NSE circular on execution range, can someone explain how it changes my life?

Got this email form my broker

Until now, trading illiquid F&O contracts had an execution risk that if you placed a market order it could get executed at any price which could cause significant damage as an impact cost. To ensure orderly trading NSE (National Stock Exchange) has now defined an execution range for every contract as explained in the circulars below.

CDS Circular - For Currency Contracts

FNO Circular - For F&O Contracts

This circular will be applicable starting today May 5th 2014.


As the comment within your question suggests, your risk has reduced by a huge margin because of this move by the NSE. Let me tell you a story…

I was a very keen options trader simply because options gave me a lot of options. So I was trading some Nifty options quite a while ago and was feeling like the market will move in my direction. I wanted to bet big so I put in all my money on calls. Since the market was moving very fast I didn’t have time to place a limit order and wait for it to get executed, so I placed a market order. I wanted to buy 10000 quantity of 5200 Calls and the price that was quoting on my system was 80 so all I needed was 8 lakhs and I had around 9 lakhs in my account. I would get out of my position after having made 10 or 20 points.

Placed a market order, which was executed almost immediately. To my shock and horror I saw that my average buy price was Rs. 110!!! I was already down by 3 lakhs as soon as I entered the position. After some time I got a call from my broker saying that my account was in a debit of Rs. 2 lakhs. I was, like, “What the…??? How could this happen? Why did this happen? You’re cheating me! I’ll report this to the cops!” Even the broker was not really aware of what happened, but he was clear that I entered the position on my own so it was my risk. I told the broker, “How could your software allow me to take a position for more money than I had in my account?” The broker said “The system allows you to take a position as long as you have the funds for the first lot on sale multiplied by the quantity.” So since the price quoting was 80 and I had more than 8 lakhs in my account, the order was accepted. We haggled for a long time but at the end of it I had to pay the additional impact cost of a market order.

This new rule by the NSE makes sure that none of you have to ever go through the horror I went through. If the LTP of an option was around Rs. 80, there’s no way your average buy price will be 110 even if there isn’t enough liquidity in the scrip. At best, you’ll get a decent price. At worst, your order gets cancelled by the exchange. I still love options, but I trade them with much more caution now.


Price Execution Range applies to Mid and Far Month Contracts.

An option is trading at 150 , reference price is 150 so the execution price range is 10% (15) or minimum absolute range is 20 points. Price range will be 130 - 170.

If the option is trading at 300 , reference price is 300 so the execution price range is 10% (30) or minimum absolute range is 20 points. Price range will be 270 - 330.

I am taking a hypothetical situation where there is no Bid and Ask for option at 150RS.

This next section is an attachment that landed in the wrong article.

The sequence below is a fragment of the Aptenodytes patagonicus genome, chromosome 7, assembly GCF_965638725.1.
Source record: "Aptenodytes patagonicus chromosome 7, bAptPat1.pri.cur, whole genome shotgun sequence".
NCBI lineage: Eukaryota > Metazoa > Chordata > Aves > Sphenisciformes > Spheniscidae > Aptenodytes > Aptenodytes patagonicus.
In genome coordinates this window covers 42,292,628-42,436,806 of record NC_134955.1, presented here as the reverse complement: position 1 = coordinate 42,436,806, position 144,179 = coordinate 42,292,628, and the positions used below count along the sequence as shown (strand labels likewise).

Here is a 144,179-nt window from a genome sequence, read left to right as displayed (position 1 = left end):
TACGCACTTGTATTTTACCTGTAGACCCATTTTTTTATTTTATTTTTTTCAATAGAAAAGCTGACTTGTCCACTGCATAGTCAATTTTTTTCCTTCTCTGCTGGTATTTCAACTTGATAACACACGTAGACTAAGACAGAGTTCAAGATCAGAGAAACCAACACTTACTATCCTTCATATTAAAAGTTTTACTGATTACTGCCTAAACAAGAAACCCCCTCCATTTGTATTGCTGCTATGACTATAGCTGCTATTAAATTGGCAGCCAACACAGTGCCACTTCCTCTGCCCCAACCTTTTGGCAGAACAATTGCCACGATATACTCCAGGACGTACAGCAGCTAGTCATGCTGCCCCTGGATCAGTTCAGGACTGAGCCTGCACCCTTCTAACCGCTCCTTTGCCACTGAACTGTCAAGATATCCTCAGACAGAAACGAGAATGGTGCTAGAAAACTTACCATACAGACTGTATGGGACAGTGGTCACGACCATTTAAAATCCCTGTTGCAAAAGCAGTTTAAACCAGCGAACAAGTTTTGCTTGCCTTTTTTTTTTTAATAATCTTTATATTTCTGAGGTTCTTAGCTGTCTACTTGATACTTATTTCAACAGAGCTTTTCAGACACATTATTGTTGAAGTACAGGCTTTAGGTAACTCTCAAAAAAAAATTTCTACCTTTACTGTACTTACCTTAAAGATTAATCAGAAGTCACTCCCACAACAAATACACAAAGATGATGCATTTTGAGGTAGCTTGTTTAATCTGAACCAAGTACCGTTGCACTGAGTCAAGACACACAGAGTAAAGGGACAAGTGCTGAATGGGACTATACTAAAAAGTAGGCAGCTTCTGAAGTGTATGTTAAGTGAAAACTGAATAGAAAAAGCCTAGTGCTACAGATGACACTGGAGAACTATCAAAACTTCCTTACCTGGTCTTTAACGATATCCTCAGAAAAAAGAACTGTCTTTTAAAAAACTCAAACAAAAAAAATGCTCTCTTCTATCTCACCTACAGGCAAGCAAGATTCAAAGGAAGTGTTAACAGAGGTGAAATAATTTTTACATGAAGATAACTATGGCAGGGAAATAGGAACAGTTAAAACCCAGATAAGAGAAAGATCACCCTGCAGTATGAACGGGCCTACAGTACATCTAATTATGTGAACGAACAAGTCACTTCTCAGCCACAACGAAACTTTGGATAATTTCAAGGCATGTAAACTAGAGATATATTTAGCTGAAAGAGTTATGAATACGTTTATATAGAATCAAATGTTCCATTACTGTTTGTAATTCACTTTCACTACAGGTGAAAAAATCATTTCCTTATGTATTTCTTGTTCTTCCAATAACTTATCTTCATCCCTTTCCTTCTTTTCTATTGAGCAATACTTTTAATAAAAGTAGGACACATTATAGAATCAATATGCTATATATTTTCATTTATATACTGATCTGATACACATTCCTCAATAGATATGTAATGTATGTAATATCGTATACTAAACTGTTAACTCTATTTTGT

Scenario 1 :

A places a buy order at 125 which is out of the price range, but still the order will be in book as the lower circuit will be 100-105. which will show you in the book, now B places a sell order at 129 which is out of the price range and the order will get rejected. and vice versa

Scenario 2 :

A places buy order at 131 which is in the execution price range, B places a sell order at 129 the order will get executed as the Bid is under price execution range and vice versa.

I Hope this clarifies the things …


the risk was particularly higher on stock options, and this new rule will help everyone quite a bit.

Thanks Hanan. Can you please explain the difference between % of reference price and execution range/Min Absolute Range with the help of an example? The circular is a bit confusing. Also, would appreciate an article on Z Connect regarding this. Thank you.

I think Basu has explained this below. Thanks for the suggestion. We’ll think about writing a blog about this with examples.

Thanks Hanan. Would surely appreciate an article. I have replied to Basu’s answer. Can you please check and see if i’ve got this correct?

So that means no intraday freak highs and lows which are seen quite often in options…right?

Yup that’s right !!!

Thanks Basu. A couple of questions for you:

  1. In your first scenario, shouldn’t the order get executed at market price of 150 itself since the person places a sell limit order of 129 which is below the Market Price. Also, why is the lower circuit 100-105? What percentage is that?
    Also, as per your scenarios, am i correct in understanding that NSE considers the higher of the two between the execution price range and minimum absolute range?
    I have a scenario, i’d appreciate if you could help me understand this well:
    Lets say i’m holding a 7200 CE May Option which is trading around 150, so assuming i want to sell it when the market opens on Monday. Under no circumstances, can i get filled BELOW 130 if the M.P of said call option is trading at 150 right?
    And this is done to protect the interests of the traders from outrageous fills leading to disastrous trades?

Anyone? Some clarification?

Rana, check this blog post: http://zerodha.com/z-connect/queries/stock-and-fo-queries/deciphering-nses-execution-range-circular